In the next section we will look at various examples of evaluations that are informed by biases from these sources.

2. Recognizing Bias

Let’s start with bias from self-interest. Typical examples are where you judge someone harshly for some behavior, but let yourself off the hook when you do this same behavior.


Let’s say you normally think that talking loudly on a phone in public is rude and you wish that people would challenge this behavior more often. Imagine you get into a heated--and loud--argument with someone on your phone.

You say to yourself it was justified because the person on the other end of the phone was being obnoxious. Here, you’ve made yourself an exception from your normal judgment because it suits you to do so in this case.

There are many similar instances where you’re biased in favor of your own behavior because it’s convenient for you to be.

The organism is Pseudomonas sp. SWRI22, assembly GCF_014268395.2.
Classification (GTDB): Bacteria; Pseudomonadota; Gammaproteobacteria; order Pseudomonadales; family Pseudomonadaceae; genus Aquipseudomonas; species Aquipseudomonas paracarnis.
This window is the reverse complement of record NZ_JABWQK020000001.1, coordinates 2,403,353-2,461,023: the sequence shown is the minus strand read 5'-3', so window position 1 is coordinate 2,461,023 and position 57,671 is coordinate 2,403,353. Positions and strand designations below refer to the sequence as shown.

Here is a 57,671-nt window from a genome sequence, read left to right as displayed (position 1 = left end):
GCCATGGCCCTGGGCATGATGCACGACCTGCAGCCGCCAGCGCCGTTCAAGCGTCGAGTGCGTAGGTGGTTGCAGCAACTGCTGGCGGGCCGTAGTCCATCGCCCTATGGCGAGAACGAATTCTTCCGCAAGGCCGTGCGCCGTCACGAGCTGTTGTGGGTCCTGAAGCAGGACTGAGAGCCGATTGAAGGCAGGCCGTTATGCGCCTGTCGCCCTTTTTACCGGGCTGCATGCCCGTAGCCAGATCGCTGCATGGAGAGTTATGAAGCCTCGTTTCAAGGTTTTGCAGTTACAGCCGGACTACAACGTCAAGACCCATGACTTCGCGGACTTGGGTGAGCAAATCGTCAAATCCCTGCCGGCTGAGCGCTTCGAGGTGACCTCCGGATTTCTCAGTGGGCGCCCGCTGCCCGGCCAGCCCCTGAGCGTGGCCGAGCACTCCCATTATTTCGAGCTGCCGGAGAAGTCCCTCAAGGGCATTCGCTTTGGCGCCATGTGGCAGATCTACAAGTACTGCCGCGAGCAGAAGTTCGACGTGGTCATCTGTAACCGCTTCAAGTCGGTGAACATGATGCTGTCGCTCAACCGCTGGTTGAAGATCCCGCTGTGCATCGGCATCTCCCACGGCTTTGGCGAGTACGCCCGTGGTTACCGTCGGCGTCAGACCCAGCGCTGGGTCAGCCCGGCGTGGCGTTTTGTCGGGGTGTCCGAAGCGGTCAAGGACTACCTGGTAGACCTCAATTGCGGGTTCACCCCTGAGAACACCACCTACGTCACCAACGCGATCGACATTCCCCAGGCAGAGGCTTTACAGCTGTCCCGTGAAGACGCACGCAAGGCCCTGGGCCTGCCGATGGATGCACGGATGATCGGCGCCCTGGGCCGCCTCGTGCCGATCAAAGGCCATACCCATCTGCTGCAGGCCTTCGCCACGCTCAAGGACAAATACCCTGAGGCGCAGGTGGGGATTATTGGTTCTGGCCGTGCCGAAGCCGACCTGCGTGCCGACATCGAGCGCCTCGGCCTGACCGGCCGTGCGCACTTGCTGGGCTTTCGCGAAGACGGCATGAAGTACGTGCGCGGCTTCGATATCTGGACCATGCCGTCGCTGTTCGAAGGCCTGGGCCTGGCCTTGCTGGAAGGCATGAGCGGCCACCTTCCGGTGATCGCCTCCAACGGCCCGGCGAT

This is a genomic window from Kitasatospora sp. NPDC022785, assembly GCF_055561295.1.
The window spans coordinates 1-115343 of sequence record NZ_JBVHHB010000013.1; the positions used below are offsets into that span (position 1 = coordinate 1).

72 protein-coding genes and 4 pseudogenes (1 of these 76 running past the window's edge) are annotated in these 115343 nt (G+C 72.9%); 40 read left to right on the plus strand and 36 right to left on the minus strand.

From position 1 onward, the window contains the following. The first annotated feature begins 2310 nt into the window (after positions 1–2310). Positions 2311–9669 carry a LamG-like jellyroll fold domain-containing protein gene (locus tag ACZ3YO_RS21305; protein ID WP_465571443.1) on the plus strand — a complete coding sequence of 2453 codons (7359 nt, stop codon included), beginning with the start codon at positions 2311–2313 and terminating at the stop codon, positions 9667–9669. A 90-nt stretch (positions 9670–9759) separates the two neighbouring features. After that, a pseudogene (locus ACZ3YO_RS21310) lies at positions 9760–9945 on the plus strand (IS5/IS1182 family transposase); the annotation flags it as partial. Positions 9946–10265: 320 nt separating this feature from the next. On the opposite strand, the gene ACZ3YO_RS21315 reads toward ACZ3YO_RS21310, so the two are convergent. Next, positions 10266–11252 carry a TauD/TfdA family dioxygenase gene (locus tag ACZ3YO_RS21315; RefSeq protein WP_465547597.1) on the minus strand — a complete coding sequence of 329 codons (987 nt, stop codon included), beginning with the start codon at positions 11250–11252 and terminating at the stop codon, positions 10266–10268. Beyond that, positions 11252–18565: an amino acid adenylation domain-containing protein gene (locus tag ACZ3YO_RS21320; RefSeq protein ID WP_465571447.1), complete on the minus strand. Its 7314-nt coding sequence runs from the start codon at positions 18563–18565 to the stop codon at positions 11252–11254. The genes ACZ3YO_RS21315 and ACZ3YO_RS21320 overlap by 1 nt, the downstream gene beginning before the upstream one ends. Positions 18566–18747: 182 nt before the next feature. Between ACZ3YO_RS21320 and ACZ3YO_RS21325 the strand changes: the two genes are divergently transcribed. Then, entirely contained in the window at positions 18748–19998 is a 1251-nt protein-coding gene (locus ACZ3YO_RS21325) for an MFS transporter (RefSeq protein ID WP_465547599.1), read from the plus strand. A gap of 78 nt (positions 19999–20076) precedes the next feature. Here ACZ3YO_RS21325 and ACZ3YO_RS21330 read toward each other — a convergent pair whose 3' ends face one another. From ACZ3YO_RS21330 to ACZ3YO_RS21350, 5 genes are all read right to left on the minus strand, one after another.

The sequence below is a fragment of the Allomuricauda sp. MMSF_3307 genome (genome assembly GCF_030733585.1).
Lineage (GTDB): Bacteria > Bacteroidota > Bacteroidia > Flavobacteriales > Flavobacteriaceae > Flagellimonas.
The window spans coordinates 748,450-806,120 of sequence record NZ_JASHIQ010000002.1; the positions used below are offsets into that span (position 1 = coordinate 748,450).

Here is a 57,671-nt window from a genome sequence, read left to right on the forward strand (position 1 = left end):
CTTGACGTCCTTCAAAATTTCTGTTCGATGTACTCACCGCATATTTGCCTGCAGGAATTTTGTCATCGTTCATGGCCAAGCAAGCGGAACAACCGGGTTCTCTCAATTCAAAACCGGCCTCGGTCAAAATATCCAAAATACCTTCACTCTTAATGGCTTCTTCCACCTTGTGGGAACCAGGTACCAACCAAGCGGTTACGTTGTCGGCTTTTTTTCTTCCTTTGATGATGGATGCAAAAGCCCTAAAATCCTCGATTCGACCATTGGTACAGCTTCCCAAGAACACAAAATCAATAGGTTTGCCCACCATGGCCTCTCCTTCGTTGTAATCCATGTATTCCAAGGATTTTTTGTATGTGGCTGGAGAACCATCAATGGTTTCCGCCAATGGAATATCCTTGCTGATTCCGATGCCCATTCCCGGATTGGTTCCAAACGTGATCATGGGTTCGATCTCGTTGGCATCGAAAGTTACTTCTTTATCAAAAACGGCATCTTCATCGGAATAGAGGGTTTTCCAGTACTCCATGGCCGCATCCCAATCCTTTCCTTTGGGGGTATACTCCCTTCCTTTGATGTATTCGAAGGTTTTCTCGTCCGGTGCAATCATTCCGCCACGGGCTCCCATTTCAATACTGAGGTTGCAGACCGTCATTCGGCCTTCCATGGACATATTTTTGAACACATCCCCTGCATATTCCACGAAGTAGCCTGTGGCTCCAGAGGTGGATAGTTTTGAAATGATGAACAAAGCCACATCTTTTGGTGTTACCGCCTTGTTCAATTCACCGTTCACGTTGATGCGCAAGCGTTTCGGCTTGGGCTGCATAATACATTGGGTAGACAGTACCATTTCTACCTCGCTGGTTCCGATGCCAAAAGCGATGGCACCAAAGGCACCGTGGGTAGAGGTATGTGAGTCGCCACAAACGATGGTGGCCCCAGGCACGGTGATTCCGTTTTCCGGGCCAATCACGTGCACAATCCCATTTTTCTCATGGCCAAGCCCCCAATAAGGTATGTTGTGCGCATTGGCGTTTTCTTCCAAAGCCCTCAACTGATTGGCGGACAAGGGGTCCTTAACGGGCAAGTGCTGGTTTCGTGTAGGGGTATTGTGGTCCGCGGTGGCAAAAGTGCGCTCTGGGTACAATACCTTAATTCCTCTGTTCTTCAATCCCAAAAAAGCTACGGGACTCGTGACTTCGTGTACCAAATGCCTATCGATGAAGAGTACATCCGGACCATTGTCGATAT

Imagine you normally complain about careless driving, but do it yourself when you’re in a rush to get somewhere.

In this case, you would have allowed bias to inform your favorable judgment on yourself.

Now let’s consider bias due to familiarity or unfamiliarity. It’s fairly well known that much racism is due to unfamiliarity.

People might view someone with suspicion just because they’re from another country, speak another language, or have different color skin.

By contrast, you may be biased in favor of someone just because they share your cultural or social background.

Finally, consider how upbringing shapes our views. Many people think that we ought to raise a family, and do so in a traditional manner. Often, this is because they’ve been brought up to think this is the only way to properly become an adult. But to think that someone who decides against starting a family is necessarily avoiding adult responsibilities is a biased ethical judgment.

One particular way we may become biased through upbringing is religion. If your religion teaches that homosexuality is sinful, you might judge homosexuals as bad people, even if they aren’t.